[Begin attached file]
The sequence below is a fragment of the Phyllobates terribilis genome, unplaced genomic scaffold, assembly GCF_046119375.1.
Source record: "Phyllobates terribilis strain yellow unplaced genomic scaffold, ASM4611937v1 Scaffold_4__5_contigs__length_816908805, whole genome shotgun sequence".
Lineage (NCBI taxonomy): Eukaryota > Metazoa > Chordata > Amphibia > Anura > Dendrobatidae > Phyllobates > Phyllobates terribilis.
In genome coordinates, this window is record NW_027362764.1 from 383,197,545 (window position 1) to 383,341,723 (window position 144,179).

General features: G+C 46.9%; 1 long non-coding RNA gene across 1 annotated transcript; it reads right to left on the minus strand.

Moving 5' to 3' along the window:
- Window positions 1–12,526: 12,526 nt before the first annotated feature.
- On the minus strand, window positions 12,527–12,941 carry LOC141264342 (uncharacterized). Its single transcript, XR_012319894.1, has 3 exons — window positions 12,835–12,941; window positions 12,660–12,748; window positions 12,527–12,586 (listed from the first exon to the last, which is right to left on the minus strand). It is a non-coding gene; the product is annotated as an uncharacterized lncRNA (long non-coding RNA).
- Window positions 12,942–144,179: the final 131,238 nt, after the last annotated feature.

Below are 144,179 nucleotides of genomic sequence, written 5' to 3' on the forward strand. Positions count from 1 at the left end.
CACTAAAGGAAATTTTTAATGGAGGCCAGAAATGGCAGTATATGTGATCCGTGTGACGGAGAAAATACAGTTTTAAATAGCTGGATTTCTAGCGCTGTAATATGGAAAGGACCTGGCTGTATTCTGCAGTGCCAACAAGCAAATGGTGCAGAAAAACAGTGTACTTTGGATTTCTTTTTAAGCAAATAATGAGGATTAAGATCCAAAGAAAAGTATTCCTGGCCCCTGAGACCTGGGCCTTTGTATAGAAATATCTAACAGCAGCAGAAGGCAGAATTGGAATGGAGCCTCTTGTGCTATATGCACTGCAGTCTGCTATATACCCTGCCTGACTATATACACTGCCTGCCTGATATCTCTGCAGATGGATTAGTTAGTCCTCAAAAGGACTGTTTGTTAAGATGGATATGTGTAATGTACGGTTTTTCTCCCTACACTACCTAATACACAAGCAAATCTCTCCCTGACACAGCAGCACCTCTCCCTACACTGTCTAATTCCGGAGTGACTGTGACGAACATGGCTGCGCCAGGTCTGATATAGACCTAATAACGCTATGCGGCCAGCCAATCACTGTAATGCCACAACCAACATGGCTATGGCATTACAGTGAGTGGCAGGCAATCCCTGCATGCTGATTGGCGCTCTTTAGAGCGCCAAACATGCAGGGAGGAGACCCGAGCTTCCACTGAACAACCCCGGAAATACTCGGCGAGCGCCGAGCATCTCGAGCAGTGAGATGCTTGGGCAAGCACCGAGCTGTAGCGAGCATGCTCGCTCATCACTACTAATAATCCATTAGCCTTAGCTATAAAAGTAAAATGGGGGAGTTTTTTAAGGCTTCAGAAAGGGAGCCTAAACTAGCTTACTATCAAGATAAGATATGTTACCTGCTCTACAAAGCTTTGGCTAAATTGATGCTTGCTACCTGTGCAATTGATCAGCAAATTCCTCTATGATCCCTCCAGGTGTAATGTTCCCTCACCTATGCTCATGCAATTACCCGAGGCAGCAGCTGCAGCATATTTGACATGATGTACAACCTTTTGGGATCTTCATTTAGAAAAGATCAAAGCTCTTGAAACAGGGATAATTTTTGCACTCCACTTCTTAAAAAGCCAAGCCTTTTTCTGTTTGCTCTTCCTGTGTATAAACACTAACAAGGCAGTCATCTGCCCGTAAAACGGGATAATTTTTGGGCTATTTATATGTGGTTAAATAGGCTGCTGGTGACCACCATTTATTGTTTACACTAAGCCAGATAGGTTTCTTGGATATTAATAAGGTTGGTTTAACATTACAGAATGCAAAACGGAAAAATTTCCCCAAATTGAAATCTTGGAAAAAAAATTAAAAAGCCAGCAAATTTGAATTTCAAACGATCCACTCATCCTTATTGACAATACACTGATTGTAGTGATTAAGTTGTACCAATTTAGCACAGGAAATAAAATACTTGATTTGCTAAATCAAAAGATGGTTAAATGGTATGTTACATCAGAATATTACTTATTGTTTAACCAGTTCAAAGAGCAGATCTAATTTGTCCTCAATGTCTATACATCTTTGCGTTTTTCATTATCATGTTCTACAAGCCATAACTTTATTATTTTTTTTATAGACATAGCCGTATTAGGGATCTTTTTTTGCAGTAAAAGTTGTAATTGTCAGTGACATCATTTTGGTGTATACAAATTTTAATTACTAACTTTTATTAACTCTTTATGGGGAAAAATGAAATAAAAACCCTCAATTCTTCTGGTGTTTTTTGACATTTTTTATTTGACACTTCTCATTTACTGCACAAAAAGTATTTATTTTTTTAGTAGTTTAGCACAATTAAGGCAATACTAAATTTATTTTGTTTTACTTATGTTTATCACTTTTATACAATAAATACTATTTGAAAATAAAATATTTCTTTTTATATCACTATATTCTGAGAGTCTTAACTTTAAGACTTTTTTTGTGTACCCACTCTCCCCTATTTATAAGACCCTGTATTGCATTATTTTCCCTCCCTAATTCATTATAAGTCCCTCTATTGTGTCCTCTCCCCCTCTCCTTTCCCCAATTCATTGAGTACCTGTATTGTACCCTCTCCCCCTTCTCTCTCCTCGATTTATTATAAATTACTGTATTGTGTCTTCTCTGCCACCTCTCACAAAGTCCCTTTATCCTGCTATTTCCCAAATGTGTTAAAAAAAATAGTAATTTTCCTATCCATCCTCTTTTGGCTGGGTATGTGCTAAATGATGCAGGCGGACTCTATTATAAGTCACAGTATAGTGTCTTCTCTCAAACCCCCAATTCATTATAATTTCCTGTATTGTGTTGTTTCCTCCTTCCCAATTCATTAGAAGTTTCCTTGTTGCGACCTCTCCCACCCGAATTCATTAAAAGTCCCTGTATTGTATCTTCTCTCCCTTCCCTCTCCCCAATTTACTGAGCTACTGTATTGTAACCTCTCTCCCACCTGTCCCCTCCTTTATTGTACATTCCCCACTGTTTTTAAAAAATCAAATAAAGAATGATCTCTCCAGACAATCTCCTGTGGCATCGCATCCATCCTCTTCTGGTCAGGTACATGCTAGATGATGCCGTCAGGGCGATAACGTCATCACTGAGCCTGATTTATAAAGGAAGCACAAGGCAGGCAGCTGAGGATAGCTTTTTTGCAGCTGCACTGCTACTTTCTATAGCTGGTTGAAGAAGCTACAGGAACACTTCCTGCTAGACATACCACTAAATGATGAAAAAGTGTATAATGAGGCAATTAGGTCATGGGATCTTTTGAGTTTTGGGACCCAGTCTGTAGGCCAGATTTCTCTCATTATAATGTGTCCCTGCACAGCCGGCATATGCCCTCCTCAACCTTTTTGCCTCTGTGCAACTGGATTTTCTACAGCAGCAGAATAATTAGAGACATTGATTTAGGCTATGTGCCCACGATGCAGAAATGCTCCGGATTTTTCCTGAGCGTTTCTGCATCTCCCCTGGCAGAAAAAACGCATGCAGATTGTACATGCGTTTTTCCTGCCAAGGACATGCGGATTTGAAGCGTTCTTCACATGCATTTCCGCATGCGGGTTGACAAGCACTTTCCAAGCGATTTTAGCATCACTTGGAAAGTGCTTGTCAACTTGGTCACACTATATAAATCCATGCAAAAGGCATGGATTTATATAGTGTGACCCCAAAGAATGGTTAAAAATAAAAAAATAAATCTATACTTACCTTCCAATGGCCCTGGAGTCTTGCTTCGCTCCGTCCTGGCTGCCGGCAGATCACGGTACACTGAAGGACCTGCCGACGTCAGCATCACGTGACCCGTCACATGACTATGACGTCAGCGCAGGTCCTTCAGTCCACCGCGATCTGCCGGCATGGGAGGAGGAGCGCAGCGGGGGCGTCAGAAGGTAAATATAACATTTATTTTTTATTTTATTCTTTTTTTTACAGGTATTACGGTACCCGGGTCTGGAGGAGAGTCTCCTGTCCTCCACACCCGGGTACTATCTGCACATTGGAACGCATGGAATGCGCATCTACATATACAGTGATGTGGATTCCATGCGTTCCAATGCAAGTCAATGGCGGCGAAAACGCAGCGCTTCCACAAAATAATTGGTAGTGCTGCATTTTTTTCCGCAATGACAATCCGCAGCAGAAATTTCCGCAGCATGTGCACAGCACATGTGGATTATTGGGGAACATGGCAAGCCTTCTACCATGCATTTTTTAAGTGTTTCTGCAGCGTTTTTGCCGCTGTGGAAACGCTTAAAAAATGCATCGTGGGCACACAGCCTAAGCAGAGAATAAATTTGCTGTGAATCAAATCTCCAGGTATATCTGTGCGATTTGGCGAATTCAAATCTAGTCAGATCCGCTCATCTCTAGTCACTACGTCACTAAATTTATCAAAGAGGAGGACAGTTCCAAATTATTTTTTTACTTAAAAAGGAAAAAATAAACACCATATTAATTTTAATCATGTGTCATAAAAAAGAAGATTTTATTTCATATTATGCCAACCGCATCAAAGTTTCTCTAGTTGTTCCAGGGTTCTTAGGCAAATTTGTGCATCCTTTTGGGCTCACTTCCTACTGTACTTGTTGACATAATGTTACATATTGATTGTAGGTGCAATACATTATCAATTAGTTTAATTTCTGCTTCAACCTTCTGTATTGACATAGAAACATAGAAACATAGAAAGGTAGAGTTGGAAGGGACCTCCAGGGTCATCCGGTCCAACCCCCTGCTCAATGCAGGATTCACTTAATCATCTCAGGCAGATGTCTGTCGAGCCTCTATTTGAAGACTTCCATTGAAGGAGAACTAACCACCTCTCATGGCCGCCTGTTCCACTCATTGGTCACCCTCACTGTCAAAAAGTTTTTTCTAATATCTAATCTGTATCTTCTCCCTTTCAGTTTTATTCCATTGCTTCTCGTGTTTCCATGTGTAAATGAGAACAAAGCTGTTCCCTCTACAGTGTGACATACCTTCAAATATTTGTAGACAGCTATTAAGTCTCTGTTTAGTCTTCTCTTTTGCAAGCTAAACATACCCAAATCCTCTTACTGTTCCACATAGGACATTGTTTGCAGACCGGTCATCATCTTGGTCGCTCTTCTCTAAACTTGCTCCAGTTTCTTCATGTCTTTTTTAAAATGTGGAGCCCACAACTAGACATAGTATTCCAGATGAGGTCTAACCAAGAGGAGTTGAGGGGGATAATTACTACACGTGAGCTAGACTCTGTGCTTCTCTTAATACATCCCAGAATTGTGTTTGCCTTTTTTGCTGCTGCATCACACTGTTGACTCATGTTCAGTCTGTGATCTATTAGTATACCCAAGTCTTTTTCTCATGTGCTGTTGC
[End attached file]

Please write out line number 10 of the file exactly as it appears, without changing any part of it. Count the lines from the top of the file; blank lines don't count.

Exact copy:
Below are 144,179 nucleotides of genomic sequence, written 5' to 3' on the forward strand. Positions count from 1 at the left end.